Top 10 Stories of the Decade, Part I
CHN Staff Report
The past 10 years, like essentially any 10-year period, has seen its fair share of changes and big news events in college hockey. In this trip down memory lane, College Hockey News identifies its choice for Top 10 stories of the decade.
This is Part I of the series, with stories 5-10.
10. Retirement of Ron Mason
The long-time Michigan State mentor, Ron Mason, reached his last Frozen Four in 2001, then retired a year later with the most wins of any coach in Division I college hockey history, 924. He then hired his successor, Rick Comley, who won Michigan State a national title for the first time since Mason's last one in 1986.
In addition to Mason, Wisconsin's Jeff Sauer stepped aside for Mike Eaves, who also went on to win a national title.
It has left Comley, BU's Jack Parker and BC's Jerry York as the elder statesmen — eight national championships between them — with Parker and York, in particular, chasing Mason's win mark as they head towards their 70th birthdays. We'll see.
9. Bemidji State to the Frozen Four
A big news item unto itself, this dovetails with an increasing ability for "mid-major" conference teams to make noise in the NCAAs. Early in the decade, Mercyhurst came close against Michigan. Later, there were other close calls, such as Bemidji's in 2005 against Denver. In 2006, it finally happened, with Holy Cross knocking off Minnesota. Last year, it really came to fruition, with Air Force defeating Michigan before losing the regional final in overtime to Vermont; and Bemidji State defeating Notre Dame and Cornell to reach the Frozen Four.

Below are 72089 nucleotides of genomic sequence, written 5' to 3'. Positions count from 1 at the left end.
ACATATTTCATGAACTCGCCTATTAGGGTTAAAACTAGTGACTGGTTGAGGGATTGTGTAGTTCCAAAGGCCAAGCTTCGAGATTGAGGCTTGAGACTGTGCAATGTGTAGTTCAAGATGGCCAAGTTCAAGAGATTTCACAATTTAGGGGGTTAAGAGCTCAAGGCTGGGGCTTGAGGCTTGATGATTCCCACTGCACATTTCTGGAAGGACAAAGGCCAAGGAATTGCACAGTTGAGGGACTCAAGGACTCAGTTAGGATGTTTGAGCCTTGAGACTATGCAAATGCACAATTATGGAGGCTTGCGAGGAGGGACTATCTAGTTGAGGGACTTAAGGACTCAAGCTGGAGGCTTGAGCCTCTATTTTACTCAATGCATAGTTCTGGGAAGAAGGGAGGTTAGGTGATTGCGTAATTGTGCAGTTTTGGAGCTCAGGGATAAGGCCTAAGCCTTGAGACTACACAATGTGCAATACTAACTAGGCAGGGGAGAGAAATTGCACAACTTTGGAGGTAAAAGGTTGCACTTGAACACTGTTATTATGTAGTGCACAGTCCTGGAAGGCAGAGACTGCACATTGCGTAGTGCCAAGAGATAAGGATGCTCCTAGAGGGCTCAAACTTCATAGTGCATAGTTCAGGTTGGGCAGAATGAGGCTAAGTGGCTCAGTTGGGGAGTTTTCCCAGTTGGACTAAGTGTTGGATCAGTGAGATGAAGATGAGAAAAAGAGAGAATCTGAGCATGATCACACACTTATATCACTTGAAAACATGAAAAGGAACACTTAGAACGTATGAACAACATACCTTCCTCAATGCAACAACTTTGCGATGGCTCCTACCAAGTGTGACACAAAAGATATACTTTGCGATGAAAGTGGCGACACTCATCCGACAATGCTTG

Of course, this ties directly in with No. 6 below, and what this run meant to the future of many programs.
8. Michigan State vs. Michigan at Spartan Stadium
At the time, the game — coming just weeks after the 9/11 catastrophe — was epic unto itself. It set a record for most people to see a hockey game live, 74,544. Not an NHL game, not an international game — a college hockey game. A "wow" for college hockey.
But that has since become something more. That game turned into a "proof of concept," one that was subsequently copied elsewhere in college, and ultimately by the NHL itself. Now, in just three NHL seasons, it has become a New Year's Day institution. And this year, college hockey will have two more outdoor games, both getting big attention.
It may become overdone (let's hope not), but it all started at Spartan Stadium.
7. The Return of Jeff Jackson / Emergence of Notre Dame
After 10 years of flirting with the U.S. National Program, major junior hockey, and the NHL — Jeff Jackson, a two-time national championship coach at Lake Superior State, returned to the college scene in 2005. Not only is college hockey better for having him around, but the way it awoke the sleeping giant that is Notre Dame has been huge, not just for that campus, but — along with Miami's emergence as a power — for the overall quality of the CCHA.
6. The Evolution of the Frozen Four